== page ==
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Thursday, 25 October, 2001, 07:10 GMT 08:10 UK
Sexy Beast triumphs at awards
Ray Winstone in Sexy Beast
Sexy Beast, starring Ray Winstone, is set in Spain
Gangster movie with a twist Sexy Beast has triumphed with three awards at the British Independent Film Awards (Bifa).

The film won best film, best screenplay, best director for Jonathan Glazer and best actor for Ben Kingsley.

Ben Kingsley in Sexy Beast
Ben Kingsley plays Sexy Beast's unstable Logan
Bifa founder Elliot Grove paid tribute to the films nominated, pointing out that this was a particularly good year for independent movies.

"We are delighted with the calibre of films this year," he said.

"The growing number of nominees and winners only proves that the British film industry is alive and kicking."

Sexy Beast, which has been a critical and box office hit tells the story of a retired gangster (played by Ray Winstone) pressed into service by various dubious figures from his past, played by Kingsley and Ian McShane.

Glazer, a first-time feature film-maker, is best known for his striking TV advertisements including the Guinness white horse commercial.

Mark Letheren
South West Nine won best soundtrack
Winstone had also received a best actor nomination, but was pipped by his co-star.

The film fought off competition from Ken Loach's story of the California janitor's strike, Bread and Roses, high-octane drugs romp South West Nine and Jump Tomorrow to take the best film title.

Sexy Beast's producer Jeremy Thomas also won a special jury prize for best British producer.

The Bifa awards honour the best home-grown film-making talent, including trophies for best film, actor, actress, newcomer and director.

South West Nine, from the makers of hit film Human Traffic, won the new category for best music.

Richard Curtis
Curtis: Wrote Four Weddings and a Funeral
The soundtrack features Jamelia, Baby Fox and a unique collaboration, specially composed for the film, by Orbital and Alabama 3.

Other winners include Memento, starring Guy Pearce and directed by Christopher Nolan, which won the best foreign film in English.

Wong Kar Wei's In The Mood For Love, which was set in Hong Kong and has been compared to Brief Encounter, won best foreign film in another language.

And Kate Ashfield, star of Late Night Shopping, beat off strong competition from Kate Winslet in Enigma and Samantha Morton in Pandaemonium to win best actress.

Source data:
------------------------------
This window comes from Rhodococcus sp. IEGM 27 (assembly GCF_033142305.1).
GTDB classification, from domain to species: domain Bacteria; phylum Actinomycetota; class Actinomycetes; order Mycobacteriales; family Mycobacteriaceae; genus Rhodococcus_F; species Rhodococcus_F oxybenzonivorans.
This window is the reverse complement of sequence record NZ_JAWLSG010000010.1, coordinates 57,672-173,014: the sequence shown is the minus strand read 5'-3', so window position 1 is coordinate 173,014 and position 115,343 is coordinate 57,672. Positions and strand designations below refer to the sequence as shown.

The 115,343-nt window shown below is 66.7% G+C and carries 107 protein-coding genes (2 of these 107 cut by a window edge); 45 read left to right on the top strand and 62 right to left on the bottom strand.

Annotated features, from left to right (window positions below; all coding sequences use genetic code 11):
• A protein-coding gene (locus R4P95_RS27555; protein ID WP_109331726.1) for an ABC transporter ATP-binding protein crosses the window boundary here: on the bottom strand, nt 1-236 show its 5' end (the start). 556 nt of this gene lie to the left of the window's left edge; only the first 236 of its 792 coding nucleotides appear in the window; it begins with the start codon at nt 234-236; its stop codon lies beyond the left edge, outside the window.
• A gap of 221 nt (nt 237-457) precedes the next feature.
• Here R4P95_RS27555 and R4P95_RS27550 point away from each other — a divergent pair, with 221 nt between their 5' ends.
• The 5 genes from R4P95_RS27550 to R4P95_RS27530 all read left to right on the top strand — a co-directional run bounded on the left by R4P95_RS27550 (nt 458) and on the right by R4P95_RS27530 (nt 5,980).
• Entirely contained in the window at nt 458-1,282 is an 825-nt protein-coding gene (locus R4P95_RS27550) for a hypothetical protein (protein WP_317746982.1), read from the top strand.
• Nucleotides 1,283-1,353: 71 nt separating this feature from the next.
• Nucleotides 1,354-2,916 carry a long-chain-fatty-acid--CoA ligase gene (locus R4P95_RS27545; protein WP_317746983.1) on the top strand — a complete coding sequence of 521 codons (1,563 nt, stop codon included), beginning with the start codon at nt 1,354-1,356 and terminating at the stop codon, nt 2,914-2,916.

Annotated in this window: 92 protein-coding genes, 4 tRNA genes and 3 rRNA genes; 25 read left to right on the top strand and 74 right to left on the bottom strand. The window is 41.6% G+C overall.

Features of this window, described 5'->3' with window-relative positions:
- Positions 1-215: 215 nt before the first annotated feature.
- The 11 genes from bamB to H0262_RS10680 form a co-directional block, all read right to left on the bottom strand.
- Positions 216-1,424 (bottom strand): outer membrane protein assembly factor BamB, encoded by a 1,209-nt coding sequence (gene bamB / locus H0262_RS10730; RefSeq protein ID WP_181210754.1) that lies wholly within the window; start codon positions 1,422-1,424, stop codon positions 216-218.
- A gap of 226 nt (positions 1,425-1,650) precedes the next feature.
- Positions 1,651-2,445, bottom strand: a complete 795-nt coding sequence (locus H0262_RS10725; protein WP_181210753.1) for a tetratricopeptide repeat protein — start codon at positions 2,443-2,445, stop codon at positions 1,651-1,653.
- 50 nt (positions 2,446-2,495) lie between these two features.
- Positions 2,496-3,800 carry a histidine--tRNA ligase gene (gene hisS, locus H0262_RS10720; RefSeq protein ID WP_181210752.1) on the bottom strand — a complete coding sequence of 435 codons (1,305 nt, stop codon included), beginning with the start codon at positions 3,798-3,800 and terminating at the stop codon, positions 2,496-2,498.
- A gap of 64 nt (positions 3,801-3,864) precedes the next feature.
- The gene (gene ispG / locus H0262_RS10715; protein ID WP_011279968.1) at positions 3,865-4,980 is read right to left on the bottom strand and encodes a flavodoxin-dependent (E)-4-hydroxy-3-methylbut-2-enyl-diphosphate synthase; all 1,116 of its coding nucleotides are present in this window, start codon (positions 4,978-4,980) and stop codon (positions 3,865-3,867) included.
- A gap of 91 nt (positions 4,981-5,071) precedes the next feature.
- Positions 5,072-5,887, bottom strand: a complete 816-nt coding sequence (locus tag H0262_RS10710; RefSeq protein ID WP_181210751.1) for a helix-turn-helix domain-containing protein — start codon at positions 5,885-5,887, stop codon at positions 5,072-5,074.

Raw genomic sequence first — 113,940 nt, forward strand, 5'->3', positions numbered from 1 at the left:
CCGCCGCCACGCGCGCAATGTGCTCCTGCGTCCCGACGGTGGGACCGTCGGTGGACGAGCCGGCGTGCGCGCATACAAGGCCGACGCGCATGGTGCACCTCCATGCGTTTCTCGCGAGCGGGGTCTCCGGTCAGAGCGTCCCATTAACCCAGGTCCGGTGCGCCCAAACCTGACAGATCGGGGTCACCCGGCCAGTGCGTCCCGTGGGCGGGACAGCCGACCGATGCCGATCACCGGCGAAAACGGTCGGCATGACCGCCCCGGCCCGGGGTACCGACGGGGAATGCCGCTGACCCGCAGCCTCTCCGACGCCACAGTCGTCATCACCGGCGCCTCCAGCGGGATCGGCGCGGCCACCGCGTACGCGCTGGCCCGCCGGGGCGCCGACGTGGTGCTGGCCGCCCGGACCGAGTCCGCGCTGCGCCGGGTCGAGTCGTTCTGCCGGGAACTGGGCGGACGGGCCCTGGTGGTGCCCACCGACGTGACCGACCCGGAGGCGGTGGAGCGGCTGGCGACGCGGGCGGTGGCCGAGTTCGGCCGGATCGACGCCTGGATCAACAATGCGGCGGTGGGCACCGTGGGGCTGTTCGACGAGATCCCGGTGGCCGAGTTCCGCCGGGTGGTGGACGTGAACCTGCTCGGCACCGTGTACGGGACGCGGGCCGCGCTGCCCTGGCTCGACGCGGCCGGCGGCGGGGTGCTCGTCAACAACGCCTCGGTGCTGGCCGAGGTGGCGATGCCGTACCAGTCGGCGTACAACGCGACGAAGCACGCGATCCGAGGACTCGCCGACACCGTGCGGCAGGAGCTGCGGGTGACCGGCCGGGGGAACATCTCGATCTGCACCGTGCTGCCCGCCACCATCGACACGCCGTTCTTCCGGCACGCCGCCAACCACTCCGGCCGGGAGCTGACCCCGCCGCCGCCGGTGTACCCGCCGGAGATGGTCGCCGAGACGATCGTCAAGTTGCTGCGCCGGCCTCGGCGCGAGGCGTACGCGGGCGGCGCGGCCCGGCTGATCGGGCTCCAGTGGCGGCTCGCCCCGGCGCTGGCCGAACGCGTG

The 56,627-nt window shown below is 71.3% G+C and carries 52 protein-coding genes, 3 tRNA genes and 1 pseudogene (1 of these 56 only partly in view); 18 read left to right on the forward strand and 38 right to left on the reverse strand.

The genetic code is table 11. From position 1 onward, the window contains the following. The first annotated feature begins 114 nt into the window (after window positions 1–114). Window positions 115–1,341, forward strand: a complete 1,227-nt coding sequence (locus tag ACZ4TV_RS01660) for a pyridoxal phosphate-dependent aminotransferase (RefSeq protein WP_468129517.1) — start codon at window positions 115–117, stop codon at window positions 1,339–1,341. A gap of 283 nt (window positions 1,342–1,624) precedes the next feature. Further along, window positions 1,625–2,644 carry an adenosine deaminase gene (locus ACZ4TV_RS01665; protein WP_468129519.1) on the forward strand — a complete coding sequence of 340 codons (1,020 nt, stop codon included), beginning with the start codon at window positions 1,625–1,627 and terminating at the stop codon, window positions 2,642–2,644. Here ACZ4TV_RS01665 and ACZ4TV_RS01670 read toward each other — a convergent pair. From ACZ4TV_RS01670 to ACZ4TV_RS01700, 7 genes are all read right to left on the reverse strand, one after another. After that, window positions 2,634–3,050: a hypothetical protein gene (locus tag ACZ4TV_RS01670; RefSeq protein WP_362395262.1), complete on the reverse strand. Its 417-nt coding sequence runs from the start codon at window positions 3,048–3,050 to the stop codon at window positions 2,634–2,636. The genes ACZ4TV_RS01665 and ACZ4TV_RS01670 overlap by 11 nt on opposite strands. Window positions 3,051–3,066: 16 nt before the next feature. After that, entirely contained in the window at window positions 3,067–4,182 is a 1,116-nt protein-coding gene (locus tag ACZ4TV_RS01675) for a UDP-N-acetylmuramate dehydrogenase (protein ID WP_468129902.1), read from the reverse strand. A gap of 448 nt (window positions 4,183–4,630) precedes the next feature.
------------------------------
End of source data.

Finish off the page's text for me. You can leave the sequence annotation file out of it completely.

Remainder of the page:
Special prize

The shortlist was drawn up by a jury of 10, made up of key industry players including Primary Colours actor Adrian Lester, High Fidelity director Stephen Frears and the director of the BBC film Last Resort, Pawel Pawilowski.

They also gave out two special jury awards, as well as the jury prize for best producer.

British cinematographer Chris Menges, who worked on The Pledge, The Killing Fields, The Mission and Michael Collins won the lifetime achievement award.

A special prize went to Bob and Harvey Weinstein, the co-founders of Miramax films, who have executive produced films including the forthcoming Lord of the Rings trilogy, as well as Chocolat, The Others and Spy Kids.

The Variety UK personality of the year went to Richard Curtis, who wrote the screenplay for Bridget Jones's Diary and organises Comic Relief.

To be eligible for consideration, films must not be solely funded by a single studio.

They must also be produced, or majority co-produced by a British company, or in receipt of at least 51% of their budget from a British source.

The BBC's David Sillito
"Worried directors are showing off their work"
See also:

26 Sep 01 | Film
Bifa nominations in full
25 Oct 00 | Entertainment
Honours fall at Billy's feet
13 Oct 00 | Entertainment
London cinema goes independent
09 Jan 01 | Entertainment
Winstone's gangster wrap
15 Oct 99 | Entertainment
British cinema honours its stars
27 Apr 01 | Reviews
Loach's Bread winner
26 Feb 00 | Tom Brook
Hart closes in on Hollywood
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